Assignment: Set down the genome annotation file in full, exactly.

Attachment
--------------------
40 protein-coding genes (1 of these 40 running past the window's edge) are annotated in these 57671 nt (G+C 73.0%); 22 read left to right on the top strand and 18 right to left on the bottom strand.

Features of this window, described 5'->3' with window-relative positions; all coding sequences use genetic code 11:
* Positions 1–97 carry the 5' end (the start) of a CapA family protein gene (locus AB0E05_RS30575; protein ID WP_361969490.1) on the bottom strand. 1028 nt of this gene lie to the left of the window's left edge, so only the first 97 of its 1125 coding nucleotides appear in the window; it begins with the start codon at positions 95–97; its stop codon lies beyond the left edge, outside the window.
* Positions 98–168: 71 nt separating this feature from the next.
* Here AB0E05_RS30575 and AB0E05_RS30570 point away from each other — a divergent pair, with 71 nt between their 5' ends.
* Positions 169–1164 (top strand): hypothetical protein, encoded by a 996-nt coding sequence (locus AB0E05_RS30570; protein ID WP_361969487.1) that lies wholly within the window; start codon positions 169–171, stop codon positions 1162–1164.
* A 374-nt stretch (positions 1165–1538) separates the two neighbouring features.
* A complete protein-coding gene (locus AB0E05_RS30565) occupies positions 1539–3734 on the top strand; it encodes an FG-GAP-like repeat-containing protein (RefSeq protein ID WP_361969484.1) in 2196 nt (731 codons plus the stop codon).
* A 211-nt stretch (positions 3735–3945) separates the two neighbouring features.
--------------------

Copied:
40 protein-coding genes (1 of these 40 running past the window's edge) are annotated in these 57671 nt (G+C 73.0%); 22 read left to right on the top strand and 18 right to left on the bottom strand.

Features of this window, described 5'->3' with window-relative positions; all coding sequences use genetic code 11:
* Positions 1–97 carry the 5' end (the start) of a CapA family protein gene (locus AB0E05_RS30575; protein ID WP_361969490.1) on the bottom strand. 1028 nt of this gene lie to the left of the window's left edge, so only the first 97 of its 1125 coding nucleotides appear in the window; it begins with the start codon at positions 95–97; its stop codon lies beyond the left edge, outside the window.
* Positions 98–168: 71 nt separating this feature from the next.
* Here AB0E05_RS30575 and AB0E05_RS30570 point away from each other — a divergent pair, with 71 nt between their 5' ends.
* Positions 169–1164 (top strand): hypothetical protein, encoded by a 996-nt coding sequence (locus AB0E05_RS30570; protein ID WP_361969487.1) that lies wholly within the window; start codon positions 169–171, stop codon positions 1162–1164.
* A 374-nt stretch (positions 1165–1538) separates the two neighbouring features.
* A complete protein-coding gene (locus AB0E05_RS30565) occupies positions 1539–3734 on the top strand; it encodes an FG-GAP-like repeat-containing protein (RefSeq protein ID WP_361969484.1) in 2196 nt (731 codons plus the stop codon).
* A 211-nt stretch (positions 3735–3945) separates the two neighbouring features.